Truck(s) 50 gal. per week $62.50
2 Stroke Equip. 5 gal. per week $6.25
Mowers 20 gal. per week $25.00

Total Difference $93.75

Divided among (approx.) 20 accounts each … $4.69


I may post this on a seperate thread, as well, to get more opinions, as many on here don't even look at the surcharge threads, anymore. Like someone else said, it has been exhausted.
__________________
Joe

Thank you, Dad - for always being the dad that you were. You truly are my hero. You always were.
Reply With Quote
  #13  
Old 04-05-2005, 08:25 AM
Jpocket's Avatar
Jpocket Jpocket is offline
LawnSite Silver Member
 
Join Date: Jul 2004
Location: Upstate New York
Posts: 2,250
It's better just to raise the price i find that a fuel surcharge just pisses people off.
__________________


Chevy trucks, Exmark Lazers, enclosed trailers.
Reply With Quote
  #14  
Old 04-05-2005, 09:18 AM
Richard Martin's Avatar
Richard Martin Richard Martin is offline
LawnSite Fanatic
 
Join Date: Mar 2000
Location: Greenville, NC
Posts: 14,499
Quote:
Originally Posted by Runner
I may post this on a seperate thread, as well, to get more opinions, as many on here don't even look at the surcharge threads, anymore. Like someone else said, it has been exhausted.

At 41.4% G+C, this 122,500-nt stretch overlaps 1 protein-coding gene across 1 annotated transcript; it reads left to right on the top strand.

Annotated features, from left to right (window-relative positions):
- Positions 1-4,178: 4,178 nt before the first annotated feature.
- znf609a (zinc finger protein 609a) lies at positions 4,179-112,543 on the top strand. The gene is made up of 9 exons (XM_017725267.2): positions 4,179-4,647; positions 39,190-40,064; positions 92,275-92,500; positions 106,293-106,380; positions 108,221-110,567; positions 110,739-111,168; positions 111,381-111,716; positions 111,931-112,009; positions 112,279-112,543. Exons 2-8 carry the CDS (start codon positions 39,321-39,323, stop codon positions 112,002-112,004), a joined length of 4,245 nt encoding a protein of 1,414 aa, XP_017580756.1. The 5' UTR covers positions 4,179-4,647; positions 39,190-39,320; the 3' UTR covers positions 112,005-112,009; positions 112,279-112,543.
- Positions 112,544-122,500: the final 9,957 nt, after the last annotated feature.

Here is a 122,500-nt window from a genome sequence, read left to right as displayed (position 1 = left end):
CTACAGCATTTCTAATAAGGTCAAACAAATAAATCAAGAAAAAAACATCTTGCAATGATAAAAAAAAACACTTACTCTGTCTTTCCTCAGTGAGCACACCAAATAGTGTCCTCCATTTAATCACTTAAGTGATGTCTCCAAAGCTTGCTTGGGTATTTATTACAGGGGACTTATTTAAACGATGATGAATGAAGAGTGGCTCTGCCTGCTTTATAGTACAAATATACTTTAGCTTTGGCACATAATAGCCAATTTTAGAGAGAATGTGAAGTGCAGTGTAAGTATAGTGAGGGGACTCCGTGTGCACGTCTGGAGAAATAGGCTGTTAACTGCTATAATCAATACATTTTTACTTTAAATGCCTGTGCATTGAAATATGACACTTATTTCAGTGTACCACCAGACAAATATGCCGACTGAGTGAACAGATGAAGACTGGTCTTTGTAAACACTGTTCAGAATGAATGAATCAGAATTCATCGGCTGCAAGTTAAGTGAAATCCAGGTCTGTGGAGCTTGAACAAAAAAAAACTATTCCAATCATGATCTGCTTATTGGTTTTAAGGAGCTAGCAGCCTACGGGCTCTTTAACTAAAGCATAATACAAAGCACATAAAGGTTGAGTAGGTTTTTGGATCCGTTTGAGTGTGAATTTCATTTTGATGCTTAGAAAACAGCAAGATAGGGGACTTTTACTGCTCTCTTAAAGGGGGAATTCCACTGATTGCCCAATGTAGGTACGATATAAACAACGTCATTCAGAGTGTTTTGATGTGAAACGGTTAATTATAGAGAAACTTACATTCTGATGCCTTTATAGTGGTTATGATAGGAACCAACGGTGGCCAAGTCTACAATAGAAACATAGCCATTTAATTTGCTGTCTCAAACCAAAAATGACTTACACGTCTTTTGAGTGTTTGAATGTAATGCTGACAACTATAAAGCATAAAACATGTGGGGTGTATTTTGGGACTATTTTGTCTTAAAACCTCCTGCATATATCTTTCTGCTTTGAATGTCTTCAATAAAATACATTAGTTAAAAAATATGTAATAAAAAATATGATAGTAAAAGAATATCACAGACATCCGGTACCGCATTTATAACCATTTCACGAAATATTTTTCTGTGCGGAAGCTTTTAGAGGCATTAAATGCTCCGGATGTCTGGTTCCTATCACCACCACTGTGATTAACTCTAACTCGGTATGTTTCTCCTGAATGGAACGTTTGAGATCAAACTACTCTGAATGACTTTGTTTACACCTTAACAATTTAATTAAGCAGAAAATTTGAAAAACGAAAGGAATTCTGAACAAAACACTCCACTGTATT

Some of us still read every thread trying to educate people. They really do need to know their numbers before they institute any "surcharges" for fuel. While my mower and trimmer fuel usage is about the same as yours my truck fuel is less than half. I spent the first 5 years building my business and the last 5 years condensing it. Right now I am only burning about 10 gallons of gas a week in the truck for a total of about 25 gallons a week total. On 30 customers a week if the price doubled ($2.25 to $4.50) I would still only realize a per customer cost increase of $1.88. My regular and new customer price increases are more then able to absorb the increased cost of fuel.

A lot of guys can do other things to make their operations more fuel efficient.

1: Don't let your truck sit and idle.
2: Tune up your truck.
3: Keep the tires inflated to the correct pressure.
4: Keep the trailer tires inflated to the correct pressure.
5: Remove anything from the truck and trailer that you don't use.
6: Don't let your mowers sit and idle for more than 2 minutes. I see a lot of grass guys around and most of them let their mowers run between jobs. Why?
7: New plugs in everything.
8: Change oil in mowers and truck as recommended.
9: Combine trips. If you need sparkplugs wait until you need something else like carwash soap before you go to the parts store. This is probably the biggest fuel waster I see around. Trip to bank. Trip to grocery store. Trip to post office. Schedule your routine so all errands can be done in 1 trip.
__________________
Serving Greenville, Winterville and Ayden NC



Reply With Quote
  #15  
Old 04-05-2005, 09:33 AM
LwnmwrMan22 LwnmwrMan22 is offline
LawnSite Platinum Member
 
Join Date: Mar 2004
Location: Minnesota
Posts: 4,367